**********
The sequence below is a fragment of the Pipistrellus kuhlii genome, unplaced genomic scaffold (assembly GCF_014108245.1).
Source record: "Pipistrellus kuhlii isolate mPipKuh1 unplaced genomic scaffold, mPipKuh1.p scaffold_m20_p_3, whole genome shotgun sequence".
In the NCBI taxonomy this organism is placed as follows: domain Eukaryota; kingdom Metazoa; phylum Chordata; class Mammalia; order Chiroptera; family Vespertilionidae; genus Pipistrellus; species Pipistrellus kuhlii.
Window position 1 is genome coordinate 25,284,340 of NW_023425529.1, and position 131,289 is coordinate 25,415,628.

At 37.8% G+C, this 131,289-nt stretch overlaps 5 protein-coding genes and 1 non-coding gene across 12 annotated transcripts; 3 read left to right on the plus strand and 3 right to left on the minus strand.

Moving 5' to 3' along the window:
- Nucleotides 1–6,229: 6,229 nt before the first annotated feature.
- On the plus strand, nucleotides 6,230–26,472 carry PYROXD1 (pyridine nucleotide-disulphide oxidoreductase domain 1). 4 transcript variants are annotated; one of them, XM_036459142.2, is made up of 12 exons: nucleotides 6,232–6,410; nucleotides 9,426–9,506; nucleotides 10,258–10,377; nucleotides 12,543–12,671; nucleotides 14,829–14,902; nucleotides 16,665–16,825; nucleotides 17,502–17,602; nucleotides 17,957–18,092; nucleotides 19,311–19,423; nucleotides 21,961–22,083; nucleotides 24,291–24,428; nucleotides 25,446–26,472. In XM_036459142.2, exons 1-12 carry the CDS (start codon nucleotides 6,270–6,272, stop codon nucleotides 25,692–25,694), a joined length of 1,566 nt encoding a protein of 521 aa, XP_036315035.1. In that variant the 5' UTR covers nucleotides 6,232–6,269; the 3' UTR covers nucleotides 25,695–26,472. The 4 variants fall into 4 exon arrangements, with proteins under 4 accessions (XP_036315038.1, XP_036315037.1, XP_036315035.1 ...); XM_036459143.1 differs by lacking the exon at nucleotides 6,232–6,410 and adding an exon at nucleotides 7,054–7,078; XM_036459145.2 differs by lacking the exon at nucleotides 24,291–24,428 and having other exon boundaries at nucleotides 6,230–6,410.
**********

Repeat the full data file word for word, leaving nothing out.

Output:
The sequence below is a fragment of the Pipistrellus kuhlii genome, unplaced genomic scaffold (assembly GCF_014108245.1).
Source record: "Pipistrellus kuhlii isolate mPipKuh1 unplaced genomic scaffold, mPipKuh1.p scaffold_m20_p_3, whole genome shotgun sequence".
In the NCBI taxonomy this organism is placed as follows: domain Eukaryota; kingdom Metazoa; phylum Chordata; class Mammalia; order Chiroptera; family Vespertilionidae; genus Pipistrellus; species Pipistrellus kuhlii.
Window position 1 is genome coordinate 25,284,340 of NW_023425529.1, and position 131,289 is coordinate 25,415,628.

At 37.8% G+C, this 131,289-nt stretch overlaps 5 protein-coding genes and 1 non-coding gene across 12 annotated transcripts; 3 read left to right on the plus strand and 3 right to left on the minus strand.

Moving 5' to 3' along the window:
- Nucleotides 1–6,229: 6,229 nt before the first annotated feature.
- On the plus strand, nucleotides 6,230–26,472 carry PYROXD1 (pyridine nucleotide-disulphide oxidoreductase domain 1). 4 transcript variants are annotated; one of them, XM_036459142.2, is made up of 12 exons: nucleotides 6,232–6,410; nucleotides 9,426–9,506; nucleotides 10,258–10,377; nucleotides 12,543–12,671; nucleotides 14,829–14,902; nucleotides 16,665–16,825; nucleotides 17,502–17,602; nucleotides 17,957–18,092; nucleotides 19,311–19,423; nucleotides 21,961–22,083; nucleotides 24,291–24,428; nucleotides 25,446–26,472. In XM_036459142.2, exons 1-12 carry the CDS (start codon nucleotides 6,270–6,272, stop codon nucleotides 25,692–25,694), a joined length of 1,566 nt encoding a protein of 521 aa, XP_036315035.1. In that variant the 5' UTR covers nucleotides 6,232–6,269; the 3' UTR covers nucleotides 25,695–26,472. The 4 variants fall into 4 exon arrangements, with proteins under 4 accessions (XP_036315038.1, XP_036315037.1, XP_036315035.1 ...); XM_036459143.1 differs by lacking the exon at nucleotides 6,232–6,410 and adding an exon at nucleotides 7,054–7,078; XM_036459145.2 differs by lacking the exon at nucleotides 24,291–24,428 and having other exon boundaries at nucleotides 6,230–6,410.